Penninx said the relationship between anemia and physical decline was also present in people without diseases associated with anemia, such as cancer and kidney failure – showing that anemia itself is a risk factor – not just the underlying disease. The researchers also adjusted for other factors that might affect the results, such as age, sex, cigarette smoking and blood pressure, and found that anemia is an independent risk factor.

The researchers hypothesize that anemia may affect physical function because it causes people to feel weak, increasing the chance of falling. Because it reduces oxygen levels in the blood, muscle weakness may result. In addition, anemia may cause blood vessels to dilate to compensate for lower oxygen levels. This can cause changes to the cardiovascular system, including congestive heart failure. Anemia is typically a result of cancer or kidney disease or other conditions. But, about 30 percent of cases in older adults are not related to underlying conditions and are not linked to nutrition, said Penninx. She said anemia is a condition that is relatively unexplored by researchers.

"Our research suggests that anemia deserves more attention," said Penninx. "It seems to be an important risk factor for physical decline and is potentially treatable. We need to learn whether treatment can help restore physical function or prevent a physical decline." The data was collected as part of the Established Populations for Epidemiologic Studies of the Elderly, sponsored by the National Institute on Aging, Data analyses were supported through Ortho Biotech Products, L.P.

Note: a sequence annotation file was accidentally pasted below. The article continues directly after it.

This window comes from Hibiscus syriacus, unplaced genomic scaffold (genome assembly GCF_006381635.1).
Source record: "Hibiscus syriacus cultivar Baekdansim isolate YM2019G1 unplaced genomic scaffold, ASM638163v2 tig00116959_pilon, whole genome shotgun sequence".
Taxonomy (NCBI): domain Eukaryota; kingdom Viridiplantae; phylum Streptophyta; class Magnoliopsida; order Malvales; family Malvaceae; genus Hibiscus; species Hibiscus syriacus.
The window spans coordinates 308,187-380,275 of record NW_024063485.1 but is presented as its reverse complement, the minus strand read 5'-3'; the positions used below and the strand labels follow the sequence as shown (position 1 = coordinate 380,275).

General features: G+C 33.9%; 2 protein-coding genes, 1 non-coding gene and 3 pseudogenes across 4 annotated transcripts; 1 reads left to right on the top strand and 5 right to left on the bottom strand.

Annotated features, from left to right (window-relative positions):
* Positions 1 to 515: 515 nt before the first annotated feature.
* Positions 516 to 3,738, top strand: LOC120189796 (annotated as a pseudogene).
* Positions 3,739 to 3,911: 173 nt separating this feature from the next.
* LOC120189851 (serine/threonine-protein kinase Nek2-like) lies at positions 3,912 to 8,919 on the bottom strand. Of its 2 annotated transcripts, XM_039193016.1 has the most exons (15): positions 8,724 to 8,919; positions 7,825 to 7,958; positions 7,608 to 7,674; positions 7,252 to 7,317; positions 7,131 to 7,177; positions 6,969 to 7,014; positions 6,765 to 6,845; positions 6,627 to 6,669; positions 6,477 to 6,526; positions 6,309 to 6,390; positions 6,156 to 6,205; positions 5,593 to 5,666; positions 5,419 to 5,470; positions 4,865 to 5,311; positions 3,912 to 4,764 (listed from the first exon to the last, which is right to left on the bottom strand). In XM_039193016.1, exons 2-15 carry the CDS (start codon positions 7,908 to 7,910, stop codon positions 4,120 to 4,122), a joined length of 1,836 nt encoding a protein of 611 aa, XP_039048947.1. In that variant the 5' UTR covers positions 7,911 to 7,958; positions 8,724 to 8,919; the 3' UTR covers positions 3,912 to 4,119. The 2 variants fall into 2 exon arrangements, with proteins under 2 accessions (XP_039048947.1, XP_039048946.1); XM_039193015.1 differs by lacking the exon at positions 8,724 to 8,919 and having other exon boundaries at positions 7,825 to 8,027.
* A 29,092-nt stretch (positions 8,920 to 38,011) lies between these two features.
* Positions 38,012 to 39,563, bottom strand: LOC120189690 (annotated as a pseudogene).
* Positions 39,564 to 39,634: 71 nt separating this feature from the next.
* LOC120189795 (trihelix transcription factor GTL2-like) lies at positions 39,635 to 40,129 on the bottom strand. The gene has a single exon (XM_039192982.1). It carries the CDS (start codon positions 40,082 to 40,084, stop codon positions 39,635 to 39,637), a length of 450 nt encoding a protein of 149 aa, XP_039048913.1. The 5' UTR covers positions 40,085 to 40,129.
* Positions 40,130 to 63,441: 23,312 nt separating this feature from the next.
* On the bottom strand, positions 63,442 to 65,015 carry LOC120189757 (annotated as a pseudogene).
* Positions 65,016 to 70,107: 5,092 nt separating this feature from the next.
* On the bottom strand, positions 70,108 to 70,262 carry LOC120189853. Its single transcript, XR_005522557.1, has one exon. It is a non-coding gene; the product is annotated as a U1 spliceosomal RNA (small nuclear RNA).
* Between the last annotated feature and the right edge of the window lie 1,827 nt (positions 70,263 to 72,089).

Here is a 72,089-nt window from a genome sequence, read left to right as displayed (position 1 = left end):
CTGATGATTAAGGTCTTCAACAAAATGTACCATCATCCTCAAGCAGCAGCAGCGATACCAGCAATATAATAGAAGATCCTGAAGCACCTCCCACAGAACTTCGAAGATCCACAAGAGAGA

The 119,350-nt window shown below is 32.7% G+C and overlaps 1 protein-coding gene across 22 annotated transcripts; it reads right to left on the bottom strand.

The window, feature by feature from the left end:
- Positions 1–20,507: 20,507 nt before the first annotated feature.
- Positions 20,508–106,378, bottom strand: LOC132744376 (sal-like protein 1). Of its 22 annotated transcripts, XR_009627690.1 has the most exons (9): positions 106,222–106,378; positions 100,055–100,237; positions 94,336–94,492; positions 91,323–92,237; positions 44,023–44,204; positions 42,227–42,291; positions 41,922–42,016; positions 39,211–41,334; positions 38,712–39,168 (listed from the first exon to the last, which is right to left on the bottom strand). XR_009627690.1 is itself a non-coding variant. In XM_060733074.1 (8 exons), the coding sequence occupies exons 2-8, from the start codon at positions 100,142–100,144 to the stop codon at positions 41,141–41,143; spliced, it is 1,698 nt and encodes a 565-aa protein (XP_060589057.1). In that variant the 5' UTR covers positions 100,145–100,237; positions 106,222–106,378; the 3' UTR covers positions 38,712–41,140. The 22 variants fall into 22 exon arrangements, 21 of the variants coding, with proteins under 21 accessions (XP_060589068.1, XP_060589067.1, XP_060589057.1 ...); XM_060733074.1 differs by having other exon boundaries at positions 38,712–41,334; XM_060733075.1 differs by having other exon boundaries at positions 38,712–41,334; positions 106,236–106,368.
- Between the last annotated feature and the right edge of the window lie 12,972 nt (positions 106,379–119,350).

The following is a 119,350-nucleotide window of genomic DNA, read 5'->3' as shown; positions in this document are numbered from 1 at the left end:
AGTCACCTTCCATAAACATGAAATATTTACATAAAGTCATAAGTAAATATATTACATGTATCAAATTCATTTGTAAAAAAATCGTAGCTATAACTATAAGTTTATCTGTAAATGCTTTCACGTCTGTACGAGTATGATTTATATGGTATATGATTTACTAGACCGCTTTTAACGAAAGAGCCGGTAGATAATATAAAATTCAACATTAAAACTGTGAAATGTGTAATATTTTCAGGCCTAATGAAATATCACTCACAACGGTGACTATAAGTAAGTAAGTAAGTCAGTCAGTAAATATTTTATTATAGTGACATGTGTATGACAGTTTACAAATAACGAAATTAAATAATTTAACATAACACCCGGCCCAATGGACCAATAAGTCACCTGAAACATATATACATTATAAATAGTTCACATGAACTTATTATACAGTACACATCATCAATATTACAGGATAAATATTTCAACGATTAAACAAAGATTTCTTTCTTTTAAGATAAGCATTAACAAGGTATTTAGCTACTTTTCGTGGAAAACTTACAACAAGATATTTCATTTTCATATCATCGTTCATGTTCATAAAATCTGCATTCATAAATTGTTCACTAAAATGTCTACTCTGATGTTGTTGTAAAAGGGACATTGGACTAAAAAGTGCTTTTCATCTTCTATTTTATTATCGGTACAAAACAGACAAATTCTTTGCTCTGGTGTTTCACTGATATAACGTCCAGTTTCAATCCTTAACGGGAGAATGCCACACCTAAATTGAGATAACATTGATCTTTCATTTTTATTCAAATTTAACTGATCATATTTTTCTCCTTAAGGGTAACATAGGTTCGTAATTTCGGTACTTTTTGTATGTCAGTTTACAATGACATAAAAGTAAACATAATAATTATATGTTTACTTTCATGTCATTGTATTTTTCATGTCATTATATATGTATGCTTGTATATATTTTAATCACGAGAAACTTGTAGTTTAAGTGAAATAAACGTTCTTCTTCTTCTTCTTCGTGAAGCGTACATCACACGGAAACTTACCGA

Karen Richardson | EurekAlert!
Further information:
http://www.wfubmc.edu

More articles from Health and Medicine:

nachricht Plasmonic biosensors enable development of new easy-to-use health tests
14.12.2017 | Aalto University

nachricht ASU scientists develop new, rapid pipeline for antimicrobials
14.12.2017 | Arizona State University

All articles from Health and Medicine >>>

The most recent press releases about innovation >>>

Die letzten 5 Focus-News des innovations-reports im Überblick:

Im Focus: Long-lived storage of a photonic qubit for worldwide teleportation

MPQ scientists achieve long storage times for photonic quantum bits which break the lower bound for direct teleportation in a global quantum network.

Concerning the development of quantum memories for the realization of global quantum networks, scientists of the Quantum Dynamics Division led by Professor...

Im Focus: Electromagnetic water cloak eliminates drag and wake

Detailed calculations show water cloaks are feasible with today's technology